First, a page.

The Arts Council claims that the money will save 42 jobs at 12 music, theater, and visual arts and crafts organization throughout the state. The Governor and Council approved the grants last week:
- Arts Alliance of Northern New Hampshire, Littleton, $20,000
- The Children’s Museum of New Hampshire, $20,000
- Friends of the Arts Plymouth, $20,000
- Friends of the Colonial, Bethlehem, $20,000
- Haverhill Heritage, Inc., Haverhill, $20,000
- League of New Hampshire Craftsmen, Concord, $20,000
- Monadnock Music, Peterborough, $20,000
- N.H. Theatre Project, Portsmouth, $20,000
- North Country Center for the Arts, Lincoln, $20,000
- Prescott Park Arts Festival, Portsmouth, $20,000
- Saint Kieran Community Center, Berlin, $10,000
- Sharon Arts Center, Sharon, $20,000
This round of arts funding also includes a $50,000 grant to the Currier Museum in Manchester from the National Endowment for the Arts designed to support job retention in the arts workforce.
A report last week from New Hampshire's Office of Economic Stimulus found that so far the stimulus has created or saved just over 3,000 jobs throughout New Hampshire, almost all in the public sector. That's well behind White House projection of 16,000 jobs for the state, even though New Hampshire has spent roughly half of the federal money available. State stimulus director Orville "Bud" Fitch told the Legislative Fiscal Committee last week that he actually expects the job total to drop when the next report comes out in January because funding for many of this summer's construction jobs will have ceased.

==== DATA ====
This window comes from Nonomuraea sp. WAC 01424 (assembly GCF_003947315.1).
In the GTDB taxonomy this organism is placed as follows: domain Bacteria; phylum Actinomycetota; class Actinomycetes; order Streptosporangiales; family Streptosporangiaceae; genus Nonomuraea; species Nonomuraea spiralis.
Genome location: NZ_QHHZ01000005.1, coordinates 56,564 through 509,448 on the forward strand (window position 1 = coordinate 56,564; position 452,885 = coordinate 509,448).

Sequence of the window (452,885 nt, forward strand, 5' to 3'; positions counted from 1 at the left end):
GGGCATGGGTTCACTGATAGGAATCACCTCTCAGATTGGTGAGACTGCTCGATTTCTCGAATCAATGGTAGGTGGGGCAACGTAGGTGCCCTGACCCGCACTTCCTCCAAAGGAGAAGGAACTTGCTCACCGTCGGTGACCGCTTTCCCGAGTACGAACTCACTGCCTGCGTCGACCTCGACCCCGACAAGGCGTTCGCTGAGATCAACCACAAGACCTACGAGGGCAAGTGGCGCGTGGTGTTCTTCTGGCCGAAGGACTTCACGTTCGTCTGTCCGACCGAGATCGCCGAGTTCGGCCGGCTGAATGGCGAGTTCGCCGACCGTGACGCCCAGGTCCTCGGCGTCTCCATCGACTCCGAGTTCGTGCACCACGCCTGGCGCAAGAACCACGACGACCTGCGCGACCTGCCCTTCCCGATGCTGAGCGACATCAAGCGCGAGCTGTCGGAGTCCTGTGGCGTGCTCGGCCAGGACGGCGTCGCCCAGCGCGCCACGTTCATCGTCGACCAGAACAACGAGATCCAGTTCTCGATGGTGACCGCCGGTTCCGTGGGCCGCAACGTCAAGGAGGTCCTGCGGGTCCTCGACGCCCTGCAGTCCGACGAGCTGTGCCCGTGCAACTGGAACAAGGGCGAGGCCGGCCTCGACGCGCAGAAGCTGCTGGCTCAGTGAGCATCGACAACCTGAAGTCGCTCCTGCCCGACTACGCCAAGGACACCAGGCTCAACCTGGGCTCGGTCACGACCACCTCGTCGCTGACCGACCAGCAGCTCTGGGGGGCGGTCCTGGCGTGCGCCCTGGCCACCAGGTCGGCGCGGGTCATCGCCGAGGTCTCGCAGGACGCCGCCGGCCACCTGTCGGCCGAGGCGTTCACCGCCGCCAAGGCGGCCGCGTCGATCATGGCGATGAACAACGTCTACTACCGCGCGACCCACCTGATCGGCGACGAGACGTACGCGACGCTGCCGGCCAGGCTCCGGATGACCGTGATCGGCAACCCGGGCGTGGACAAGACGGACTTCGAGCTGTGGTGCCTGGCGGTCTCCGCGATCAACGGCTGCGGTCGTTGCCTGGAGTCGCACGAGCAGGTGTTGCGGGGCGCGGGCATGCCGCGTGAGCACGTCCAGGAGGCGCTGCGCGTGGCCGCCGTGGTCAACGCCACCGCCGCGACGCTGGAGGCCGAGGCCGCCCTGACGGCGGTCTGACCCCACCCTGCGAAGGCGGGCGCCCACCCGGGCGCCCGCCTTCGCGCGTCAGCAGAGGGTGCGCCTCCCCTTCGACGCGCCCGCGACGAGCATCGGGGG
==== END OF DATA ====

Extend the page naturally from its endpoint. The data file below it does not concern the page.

The arts grants average just under $5,500 for each job that the Arts Council claims to save. Jane Eklund is the Programs Information Officer with the State Council on the Arts. She says each organization had to identify how many jobs would be supported by the grants when it applied for the federal money.
"Each fund a permanent position, or artists that the organization is contracting with," Eklund said. "Some are full-time, some are part-time, some make of these grants turn part-time positions into full-time."
Eklund explains that the Arts Council will hand out the remaining federal grant money later, but that "this is the bulk of it."